The First Step to Promoting Your Show

Fill out all those fields correctly, everywhere. And I mean everywhere; I can’t stress this enough. Ideally, this happens BEFORE you make a single social post or buy a Facebook ad for your show.

Certainly, before you hire someone like me to help you with podcast marketing.

The how is easy: go to every single social media site where you have a profile. This includes your personal profile, your professional profile, and your show’s profiles. (excluding places where it’s unsafe and/or illegal to do so)

Then ask yourself the following questions:

  1. Is it clear you have a podcast?  
  2. Does the displayed URL take you to a website where anyone on any device can push play within two clicks?
  3. Do the images in your profile reinforce that you are a podcaster with a podcast and what that podcast is about?
  4. Are the hashtags relevant to the audience you want to build?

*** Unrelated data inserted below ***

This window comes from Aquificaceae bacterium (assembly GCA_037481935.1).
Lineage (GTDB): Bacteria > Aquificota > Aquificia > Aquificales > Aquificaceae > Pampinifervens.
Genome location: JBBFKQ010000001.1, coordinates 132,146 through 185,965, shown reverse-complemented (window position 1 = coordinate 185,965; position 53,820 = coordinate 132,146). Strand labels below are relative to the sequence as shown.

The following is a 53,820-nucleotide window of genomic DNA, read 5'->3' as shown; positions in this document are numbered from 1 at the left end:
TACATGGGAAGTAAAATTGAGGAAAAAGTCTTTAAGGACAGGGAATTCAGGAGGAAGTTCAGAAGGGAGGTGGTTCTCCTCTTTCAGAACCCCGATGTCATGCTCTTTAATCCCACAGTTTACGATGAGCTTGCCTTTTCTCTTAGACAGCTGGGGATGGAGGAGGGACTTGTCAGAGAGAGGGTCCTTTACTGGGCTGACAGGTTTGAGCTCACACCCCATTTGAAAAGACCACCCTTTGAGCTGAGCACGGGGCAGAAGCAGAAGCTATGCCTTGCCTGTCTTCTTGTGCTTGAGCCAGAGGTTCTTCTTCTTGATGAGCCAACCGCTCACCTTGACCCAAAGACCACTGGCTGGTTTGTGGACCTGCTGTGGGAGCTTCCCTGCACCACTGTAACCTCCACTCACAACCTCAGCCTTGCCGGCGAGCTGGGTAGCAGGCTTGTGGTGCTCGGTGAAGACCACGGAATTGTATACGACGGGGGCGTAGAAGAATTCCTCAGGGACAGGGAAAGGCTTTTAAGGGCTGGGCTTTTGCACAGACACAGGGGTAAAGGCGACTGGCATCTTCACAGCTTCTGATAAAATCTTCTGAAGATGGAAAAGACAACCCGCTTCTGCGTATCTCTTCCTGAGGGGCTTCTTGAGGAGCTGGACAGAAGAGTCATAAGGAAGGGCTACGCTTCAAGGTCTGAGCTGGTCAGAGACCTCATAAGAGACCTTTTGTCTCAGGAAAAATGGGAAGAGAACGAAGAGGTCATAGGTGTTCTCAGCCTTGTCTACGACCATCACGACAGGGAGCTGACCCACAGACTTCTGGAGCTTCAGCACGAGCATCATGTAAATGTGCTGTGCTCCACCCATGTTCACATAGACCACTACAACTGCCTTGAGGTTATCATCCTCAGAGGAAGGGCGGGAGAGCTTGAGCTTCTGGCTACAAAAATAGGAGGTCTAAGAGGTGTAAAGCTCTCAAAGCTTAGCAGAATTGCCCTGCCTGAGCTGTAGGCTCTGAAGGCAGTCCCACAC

5. Does the bio convey you are a podcaster with a show that inspires a potential audience member to click the URL displayed in your profile?

If you answered YES to all of those questions, congratulations. You think you’ve nailed this piece of podcast marketing, but I don’t believe grading yourself is enough here.

No obstacle can slow down your podcasting!

Now, email five people who always tell you the truth. Send them the URLs to your social profiles. Ask them the above five questions.

Throw in this bonus question while you’re at it:

What do you think my podcast is about? Because if they can’t or if they get it wrong, your podcast description needs work.